Sounds like mental illness.
Appiah grew up in Ghana and earned a doctorate from Cambridge. A cultural theorist, referred to by some as a “postmodern Socrates,” he was presented with a National Humanities Medal by President Barack Obama in 2012.
Appiah was back in Washington recently to discuss his new book, “The Lies That Bind.” The title pretty much sums up our national predicament on race — a society organized into conflicting groups. One of the most critical of those lies is fueled by a delusion based primarily on skin color.
While much of “the scientific superstructure of race has been dismantled in the past century,” Appiah writes in the book, “the world outside the sciences hasn’t taken much notice. Too many of us remain captive to a perilous cartography of color.”
We’ve seen a resurgence of that racial peril in recent years, most recently in political campaigns marred with racial invective — in Mississippi, Georgia, Florida and even in the progressive District of Columbia.
In the race for U.S. Senate in Mississippi, a black man and a white woman are competing. In a state with one of the highest numbers of recorded lynchings, the white candidate has joked about a “public hanging.”
And in the liberal District, a white Jewish candidate for an at-large council seat was portrayed as an outsider in corners of the city where many blacks feel they’re being left behind or pushed out.
In an interview, I asked Appiah for his take on the emotional havoc that race is wreaking on us — specifically on white and black people, the two groups at the center of the friction.
Both groups are paying a steep price for being bound by the lie.
“There are a lot of anxieties around race,” Appiah said.
Fear and anger among white people who believe black people are less than and unequal. Fear and anger among black people for whom historic atrocities by white people make it impossible to trust fully.
“I feel we are going through a low period,” he said. “President Trump didn’t start it,” Appiah said, referring to Trump’s appeal to and embrace of people and policies that have been at minimum inflammatory. But, Appiah said, Trump made it worse. Like his distorted use of the word “nationalism,” which might have been the root of a shared American identity. Instead, Trump turned it into an appeal to racism.
“What he is doing is dog whistling to people who call themselves nationalist but who are really a racially identified people who want America to be a white nation. Responsible people don’t do that, because in a society so divided, you get violence, and at the end of that road is ethnic cleansing and genocide. And once you set these things in motion, you can’t control them.”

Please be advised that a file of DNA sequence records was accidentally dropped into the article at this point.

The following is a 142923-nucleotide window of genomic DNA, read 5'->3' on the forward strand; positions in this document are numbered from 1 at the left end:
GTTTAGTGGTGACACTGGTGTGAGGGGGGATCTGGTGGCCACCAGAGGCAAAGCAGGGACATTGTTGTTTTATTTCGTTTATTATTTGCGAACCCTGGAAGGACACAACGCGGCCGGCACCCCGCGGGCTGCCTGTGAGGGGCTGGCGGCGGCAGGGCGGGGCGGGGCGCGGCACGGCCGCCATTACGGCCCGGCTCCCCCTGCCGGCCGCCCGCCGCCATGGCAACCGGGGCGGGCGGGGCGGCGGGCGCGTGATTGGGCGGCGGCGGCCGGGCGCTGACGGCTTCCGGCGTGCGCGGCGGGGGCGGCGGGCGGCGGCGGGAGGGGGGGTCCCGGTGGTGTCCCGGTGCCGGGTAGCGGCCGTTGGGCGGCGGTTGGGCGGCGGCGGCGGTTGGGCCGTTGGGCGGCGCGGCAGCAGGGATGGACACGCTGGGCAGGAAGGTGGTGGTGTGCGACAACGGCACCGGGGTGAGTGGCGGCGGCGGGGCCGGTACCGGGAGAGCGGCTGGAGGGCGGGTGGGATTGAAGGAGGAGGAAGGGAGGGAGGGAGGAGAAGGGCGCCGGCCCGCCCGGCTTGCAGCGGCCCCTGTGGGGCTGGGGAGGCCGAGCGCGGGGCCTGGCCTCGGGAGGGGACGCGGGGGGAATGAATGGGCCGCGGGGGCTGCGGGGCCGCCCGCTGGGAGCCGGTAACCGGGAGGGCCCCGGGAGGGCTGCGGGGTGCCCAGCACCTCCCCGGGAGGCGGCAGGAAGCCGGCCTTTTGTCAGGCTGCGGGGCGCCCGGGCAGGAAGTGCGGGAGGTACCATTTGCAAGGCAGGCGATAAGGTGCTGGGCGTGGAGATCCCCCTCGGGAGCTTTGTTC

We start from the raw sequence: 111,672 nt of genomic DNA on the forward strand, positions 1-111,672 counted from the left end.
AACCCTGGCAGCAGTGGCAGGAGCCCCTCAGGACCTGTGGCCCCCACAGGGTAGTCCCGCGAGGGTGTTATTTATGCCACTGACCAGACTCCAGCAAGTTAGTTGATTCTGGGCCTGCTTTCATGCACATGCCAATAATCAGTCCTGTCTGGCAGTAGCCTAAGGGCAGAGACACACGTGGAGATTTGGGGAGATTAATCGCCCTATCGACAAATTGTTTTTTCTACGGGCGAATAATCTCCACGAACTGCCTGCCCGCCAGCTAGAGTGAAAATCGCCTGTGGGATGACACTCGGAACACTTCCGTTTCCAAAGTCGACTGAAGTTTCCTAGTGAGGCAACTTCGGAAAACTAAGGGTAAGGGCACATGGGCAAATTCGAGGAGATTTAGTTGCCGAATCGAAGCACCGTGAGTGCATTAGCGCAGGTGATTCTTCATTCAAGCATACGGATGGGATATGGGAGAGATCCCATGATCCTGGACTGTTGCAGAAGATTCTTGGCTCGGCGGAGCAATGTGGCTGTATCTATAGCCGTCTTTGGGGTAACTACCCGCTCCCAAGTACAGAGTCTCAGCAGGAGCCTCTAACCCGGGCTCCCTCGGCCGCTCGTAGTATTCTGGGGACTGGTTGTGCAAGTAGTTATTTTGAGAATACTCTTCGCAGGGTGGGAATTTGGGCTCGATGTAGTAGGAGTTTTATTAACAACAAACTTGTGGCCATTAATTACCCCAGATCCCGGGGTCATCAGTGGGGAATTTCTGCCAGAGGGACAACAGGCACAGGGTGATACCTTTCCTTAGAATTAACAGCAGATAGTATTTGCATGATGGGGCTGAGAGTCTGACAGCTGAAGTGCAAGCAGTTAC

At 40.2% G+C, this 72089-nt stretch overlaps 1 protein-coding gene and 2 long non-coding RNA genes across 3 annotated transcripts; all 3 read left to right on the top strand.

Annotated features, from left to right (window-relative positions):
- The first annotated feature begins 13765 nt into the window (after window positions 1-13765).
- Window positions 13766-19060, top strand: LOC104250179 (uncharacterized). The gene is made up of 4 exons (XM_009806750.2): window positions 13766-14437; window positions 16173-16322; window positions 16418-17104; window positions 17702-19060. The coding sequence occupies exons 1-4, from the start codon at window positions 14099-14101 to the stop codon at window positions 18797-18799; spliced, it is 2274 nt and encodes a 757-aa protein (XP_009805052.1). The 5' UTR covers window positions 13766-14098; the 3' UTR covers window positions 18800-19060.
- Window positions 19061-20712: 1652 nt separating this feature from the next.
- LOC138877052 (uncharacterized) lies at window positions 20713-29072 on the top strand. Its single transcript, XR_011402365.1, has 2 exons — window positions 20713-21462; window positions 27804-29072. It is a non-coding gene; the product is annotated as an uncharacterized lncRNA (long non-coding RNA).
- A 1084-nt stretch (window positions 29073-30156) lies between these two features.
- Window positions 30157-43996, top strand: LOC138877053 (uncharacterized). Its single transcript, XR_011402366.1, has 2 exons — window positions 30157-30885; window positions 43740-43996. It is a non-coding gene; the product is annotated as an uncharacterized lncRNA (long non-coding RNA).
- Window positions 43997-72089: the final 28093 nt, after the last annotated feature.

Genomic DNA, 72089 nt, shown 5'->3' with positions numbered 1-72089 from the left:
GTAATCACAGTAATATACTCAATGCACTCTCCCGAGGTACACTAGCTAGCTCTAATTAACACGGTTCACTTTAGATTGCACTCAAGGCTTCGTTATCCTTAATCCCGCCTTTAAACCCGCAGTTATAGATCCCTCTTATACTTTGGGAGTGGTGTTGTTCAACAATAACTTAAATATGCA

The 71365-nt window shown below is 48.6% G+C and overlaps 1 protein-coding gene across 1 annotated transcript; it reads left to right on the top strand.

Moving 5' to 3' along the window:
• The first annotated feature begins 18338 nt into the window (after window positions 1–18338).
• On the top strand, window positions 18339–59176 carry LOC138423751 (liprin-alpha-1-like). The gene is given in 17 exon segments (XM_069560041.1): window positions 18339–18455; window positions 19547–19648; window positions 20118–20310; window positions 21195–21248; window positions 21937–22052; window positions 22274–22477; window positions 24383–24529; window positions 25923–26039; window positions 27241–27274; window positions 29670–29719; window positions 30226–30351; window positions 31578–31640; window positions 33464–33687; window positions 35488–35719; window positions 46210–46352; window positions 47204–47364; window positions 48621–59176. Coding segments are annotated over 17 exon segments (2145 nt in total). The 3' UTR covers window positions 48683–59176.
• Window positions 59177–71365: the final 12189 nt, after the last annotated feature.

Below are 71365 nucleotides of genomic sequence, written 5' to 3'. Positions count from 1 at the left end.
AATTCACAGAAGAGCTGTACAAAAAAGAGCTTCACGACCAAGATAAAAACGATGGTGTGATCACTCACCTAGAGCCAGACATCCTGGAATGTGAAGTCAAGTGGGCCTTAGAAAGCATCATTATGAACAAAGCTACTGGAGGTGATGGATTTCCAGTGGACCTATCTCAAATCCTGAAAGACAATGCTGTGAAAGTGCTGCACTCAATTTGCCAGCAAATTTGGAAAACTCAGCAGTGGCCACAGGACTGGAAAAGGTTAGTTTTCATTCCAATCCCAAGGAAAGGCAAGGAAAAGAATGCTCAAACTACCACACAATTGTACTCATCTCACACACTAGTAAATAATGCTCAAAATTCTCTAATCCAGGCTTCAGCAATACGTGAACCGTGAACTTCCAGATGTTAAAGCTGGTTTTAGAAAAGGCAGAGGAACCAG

The shooting up of black churches and synagogues provides ample proof.
“The fact that these people are clearly unbalanced doesn’t mean that they are not being affected by the trends in the culture,” Appiah said. “When you encourage groups that are anti-Semitic and racist, you encourage crazy people to do bad things. Even people who are not clinically insane will sit in front of a [computer screen] sharing hateful language that can only lead to violence in the end.”
White people aren’t the only ones to have bought into the fallacy of race.
Far too many black people have internalized the legacies of the old racist structure, Appiah said. It affects how you respond to challenges, how you think about yourself, he said. “There is also a constant barrage of negativity about black people in the culture, and it’s bound to affect you.”
Two weeks ago, I wrote a column questioning why more black men had not spoken up against the way Trump had mistreated black female elected officials and journalists. I asked Appiah what he thought about such an appeal to racial solidarity.
He noted that historically, oppressed groups often band together to fight injustice. However, any notion that 40 million “black” people felt the same way because of their race was unrealistic.
“There is a danger in making racial identities too central to our conceptions of ours,” he says.
But there’s also no getting around it.
With racial identity comes a set of norms to which members are expected to adhere, but these norms can be in conflict with personal ambition and freedom of expression.
“I think it’s important to know how incredibly diverse black people are,” he said. “If I say, ‘Imagine the face of a black man,’ people will have a picture, but only a tiny proportion will fit that picture.”
Appiah’s father, Joseph Emmanuel Appiah, was a lawyer, politician and Ghanaian anti-colonial activist. He was black. His mother, Peggy Appiah, was an English aristocrat. She was white.
Asked about his own racial identification, he said, “People know I’m not white.”
That’s how the construct of race plays out.
You can’t wish the race problem away, Appiah says.
“A ‘white’ person might not want to build an identity around race, but even if you reject [seeing yourself] as white, your race still affects how you live because other people respond to it, whether you like it or not.”
For black people, the identity formed around race has an even greater impact — on education, jobs, housing, simply living. That’s why those in power, those who have benefited from the construct of racial hierarchy, need to speak out.
“When you see a situation that produces injustice, you can do something about it,” Appiah said.
Race, gender, political party — none of that should matter. Hundreds of years of laws implemented with the goal of keeping a group of people down on the basis of their skin color prove that it does matter.
The fiction of race has become truth.
This column has been updated. A previous version mischaracterized nooses that were found hanging on the grounds of the Mississippi Capitol on Monday.
To read previous columns, go to washingtonpost.com/milloy.